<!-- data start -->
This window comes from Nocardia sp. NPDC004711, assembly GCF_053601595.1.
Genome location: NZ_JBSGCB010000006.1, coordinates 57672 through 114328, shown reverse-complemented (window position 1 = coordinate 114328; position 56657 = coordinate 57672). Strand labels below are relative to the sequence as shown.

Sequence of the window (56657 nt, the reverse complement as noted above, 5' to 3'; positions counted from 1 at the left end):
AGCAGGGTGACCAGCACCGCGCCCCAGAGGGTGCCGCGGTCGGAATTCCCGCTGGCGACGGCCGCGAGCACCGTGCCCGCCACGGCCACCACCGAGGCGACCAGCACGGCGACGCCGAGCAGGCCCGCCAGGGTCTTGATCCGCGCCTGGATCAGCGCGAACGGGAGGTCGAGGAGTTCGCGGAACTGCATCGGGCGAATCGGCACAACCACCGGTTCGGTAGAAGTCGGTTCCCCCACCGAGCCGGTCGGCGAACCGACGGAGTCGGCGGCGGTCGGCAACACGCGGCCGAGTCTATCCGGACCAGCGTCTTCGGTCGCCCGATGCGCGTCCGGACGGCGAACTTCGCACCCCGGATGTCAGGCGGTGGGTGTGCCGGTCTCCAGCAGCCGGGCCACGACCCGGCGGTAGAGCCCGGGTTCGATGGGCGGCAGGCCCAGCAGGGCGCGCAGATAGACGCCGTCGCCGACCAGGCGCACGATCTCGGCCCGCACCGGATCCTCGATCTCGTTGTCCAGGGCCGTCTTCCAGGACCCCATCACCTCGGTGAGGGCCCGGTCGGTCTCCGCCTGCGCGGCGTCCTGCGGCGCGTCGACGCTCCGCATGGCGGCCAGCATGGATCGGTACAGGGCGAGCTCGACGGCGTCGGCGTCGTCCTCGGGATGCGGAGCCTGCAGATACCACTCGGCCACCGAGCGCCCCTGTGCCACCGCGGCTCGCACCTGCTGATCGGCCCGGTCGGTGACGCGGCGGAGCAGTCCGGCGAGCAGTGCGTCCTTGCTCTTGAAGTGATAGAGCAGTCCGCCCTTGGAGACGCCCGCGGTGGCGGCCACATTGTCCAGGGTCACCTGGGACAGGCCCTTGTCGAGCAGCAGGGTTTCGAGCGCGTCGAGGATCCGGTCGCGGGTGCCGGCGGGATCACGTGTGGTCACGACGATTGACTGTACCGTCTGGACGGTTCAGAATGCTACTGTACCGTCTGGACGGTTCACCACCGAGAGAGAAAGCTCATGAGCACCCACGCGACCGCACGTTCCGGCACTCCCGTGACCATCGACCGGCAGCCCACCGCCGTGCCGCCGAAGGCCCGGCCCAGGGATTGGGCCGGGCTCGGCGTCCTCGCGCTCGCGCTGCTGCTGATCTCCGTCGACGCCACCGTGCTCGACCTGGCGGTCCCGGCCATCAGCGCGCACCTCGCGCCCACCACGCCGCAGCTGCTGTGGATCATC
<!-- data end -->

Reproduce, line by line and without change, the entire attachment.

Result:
This window comes from Nocardia sp. NPDC004711, assembly GCF_053601595.1.
Genome location: NZ_JBSGCB010000006.1, coordinates 57672 through 114328, shown reverse-complemented (window position 1 = coordinate 114328; position 56657 = coordinate 57672). Strand labels below are relative to the sequence as shown.

Sequence of the window (56657 nt, the reverse complement as noted above, 5' to 3'; positions counted from 1 at the left end):
AGCAGGGTGACCAGCACCGCGCCCCAGAGGGTGCCGCGGTCGGAATTCCCGCTGGCGACGGCCGCGAGCACCGTGCCCGCCACGGCCACCACCGAGGCGACCAGCACGGCGACGCCGAGCAGGCCCGCCAGGGTCTTGATCCGCGCCTGGATCAGCGCGAACGGGAGGTCGAGGAGTTCGCGGAACTGCATCGGGCGAATCGGCACAACCACCGGTTCGGTAGAAGTCGGTTCCCCCACCGAGCCGGTCGGCGAACCGACGGAGTCGGCGGCGGTCGGCAACACGCGGCCGAGTCTATCCGGACCAGCGTCTTCGGTCGCCCGATGCGCGTCCGGACGGCGAACTTCGCACCCCGGATGTCAGGCGGTGGGTGTGCCGGTCTCCAGCAGCCGGGCCACGACCCGGCGGTAGAGCCCGGGTTCGATGGGCGGCAGGCCCAGCAGGGCGCGCAGATAGACGCCGTCGCCGACCAGGCGCACGATCTCGGCCCGCACCGGATCCTCGATCTCGTTGTCCAGGGCCGTCTTCCAGGACCCCATCACCTCGGTGAGGGCCCGGTCGGTCTCCGCCTGCGCGGCGTCCTGCGGCGCGTCGACGCTCCGCATGGCGGCCAGCATGGATCGGTACAGGGCGAGCTCGACGGCGTCGGCGTCGTCCTCGGGATGCGGAGCCTGCAGATACCACTCGGCCACCGAGCGCCCCTGTGCCACCGCGGCTCGCACCTGCTGATCGGCCCGGTCGGTGACGCGGCGGAGCAGTCCGGCGAGCAGTGCGTCCTTGCTCTTGAAGTGATAGAGCAGTCCGCCCTTGGAGACGCCCGCGGTGGCGGCCACATTGTCCAGGGTCACCTGGGACAGGCCCTTGTCGAGCAGCAGGGTTTCGAGCGCGTCGAGGATCCGGTCGCGGGTGCCGGCGGGATCACGTGTGGTCACGACGATTGACTGTACCGTCTGGACGGTTCAGAATGCTACTGTACCGTCTGGACGGTTCACCACCGAGAGAGAAAGCTCATGAGCACCCACGCGACCGCACGTTCCGGCACTCCCGTGACCATCGACCGGCAGCCCACCGCCGTGCCGCCGAAGGCCCGGCCCAGGGATTGGGCCGGGCTCGGCGTCCTCGCGCTCGCGCTGCTGCTGATCTCCGTCGACGCCACCGTGCTCGACCTGGCGGTCCCGGCCATCAGCGCGCACCTCGCGCCCACCACGCCGCAGCTGCTGTGGATCATC